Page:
Abstract [from journal]
Background: Digital tools to document care preferences in serious illnesses are increasingly common, but their impact is unknown. We developed a web-based advance directive (AD) featuring (1) modular content eliciting detailed care preferences, (2) the ability to electronically transmit ADs to the electronic health record (EHR), and (3) use of nudges to promote document transmission and sharing.
Objective: To compare a web-based, EHR-transmissible AD to a paper AD.
Methods: Patients with gastrointestinal and lung malignancies were randomized to the web or paper AD. The primary outcome was the proportion of patients with newly documented advance care plans in the EHR at 8 weeks. Secondary outcomes assessed through an e-mail survey included the change in satisfaction with end-of-life plans, AD acceptability, and self-reported sharing with a surrogate.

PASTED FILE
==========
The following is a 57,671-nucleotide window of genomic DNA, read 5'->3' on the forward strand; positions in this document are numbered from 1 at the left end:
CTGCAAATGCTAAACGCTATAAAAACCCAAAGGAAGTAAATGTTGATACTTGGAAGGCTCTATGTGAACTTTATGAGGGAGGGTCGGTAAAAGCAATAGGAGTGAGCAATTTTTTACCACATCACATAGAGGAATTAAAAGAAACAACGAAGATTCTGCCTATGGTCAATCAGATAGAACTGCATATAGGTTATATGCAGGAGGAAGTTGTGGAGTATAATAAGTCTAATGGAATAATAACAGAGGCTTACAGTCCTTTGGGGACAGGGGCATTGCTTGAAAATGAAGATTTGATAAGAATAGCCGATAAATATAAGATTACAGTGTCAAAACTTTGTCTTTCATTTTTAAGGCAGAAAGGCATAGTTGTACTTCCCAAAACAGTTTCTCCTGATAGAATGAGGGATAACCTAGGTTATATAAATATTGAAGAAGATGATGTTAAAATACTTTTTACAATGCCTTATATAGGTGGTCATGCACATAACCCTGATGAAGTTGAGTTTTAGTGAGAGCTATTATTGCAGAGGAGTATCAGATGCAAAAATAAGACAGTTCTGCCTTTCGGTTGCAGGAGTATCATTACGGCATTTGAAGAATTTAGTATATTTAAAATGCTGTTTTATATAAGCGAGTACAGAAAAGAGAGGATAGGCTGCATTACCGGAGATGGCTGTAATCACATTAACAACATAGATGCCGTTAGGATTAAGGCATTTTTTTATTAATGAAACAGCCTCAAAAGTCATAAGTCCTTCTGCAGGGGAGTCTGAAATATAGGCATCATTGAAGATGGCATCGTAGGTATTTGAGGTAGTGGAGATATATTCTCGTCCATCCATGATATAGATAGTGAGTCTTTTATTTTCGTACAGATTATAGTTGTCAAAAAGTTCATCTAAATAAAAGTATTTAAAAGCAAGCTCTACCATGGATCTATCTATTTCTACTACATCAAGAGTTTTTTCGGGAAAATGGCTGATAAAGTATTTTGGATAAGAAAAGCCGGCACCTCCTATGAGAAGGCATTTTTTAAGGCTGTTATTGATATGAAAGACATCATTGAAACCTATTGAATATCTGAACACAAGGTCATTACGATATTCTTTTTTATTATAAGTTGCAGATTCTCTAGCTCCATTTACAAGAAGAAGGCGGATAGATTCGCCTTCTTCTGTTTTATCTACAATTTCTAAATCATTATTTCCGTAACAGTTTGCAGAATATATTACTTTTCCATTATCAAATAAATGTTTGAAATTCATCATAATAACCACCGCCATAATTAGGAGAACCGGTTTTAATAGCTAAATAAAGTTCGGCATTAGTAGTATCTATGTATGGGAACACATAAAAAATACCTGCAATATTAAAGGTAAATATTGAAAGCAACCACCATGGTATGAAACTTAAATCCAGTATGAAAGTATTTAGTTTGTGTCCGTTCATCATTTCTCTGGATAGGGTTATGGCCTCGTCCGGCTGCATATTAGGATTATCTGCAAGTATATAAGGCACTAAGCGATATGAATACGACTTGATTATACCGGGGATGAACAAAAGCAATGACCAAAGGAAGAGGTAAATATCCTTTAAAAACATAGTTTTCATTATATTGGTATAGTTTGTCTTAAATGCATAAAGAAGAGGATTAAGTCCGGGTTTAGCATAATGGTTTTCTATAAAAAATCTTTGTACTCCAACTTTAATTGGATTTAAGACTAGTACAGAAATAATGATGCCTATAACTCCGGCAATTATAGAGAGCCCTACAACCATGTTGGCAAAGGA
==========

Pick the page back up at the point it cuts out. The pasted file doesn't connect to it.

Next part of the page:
Results: Ninety-one participants were enrolled: 46 randomly allocated to the web AD and 45 to paper. Thirteen patients assigned to web AD (28%) had new documentation versus 7 (16%) assigned to paper (P = .14). Adjusted for demographic factors and primary diagnosis, the odds ratio of new documentation with web AD was 3.7 (95% CI: 0.8-17.0, P = .10). Satisfaction with advance care planning and AD acceptability were high in both groups and not significantly different. Among patients completing web ADs, 79% reported sharing plans with their caregivers, compared with 65% of those completing paper ADs (P = .40).
Conclusion: Web-based ADs hold promise for promoting documentation and sharing of preferences, but larger studies are needed to quantify effects on these intermediate end points and on patient-centered outcomes.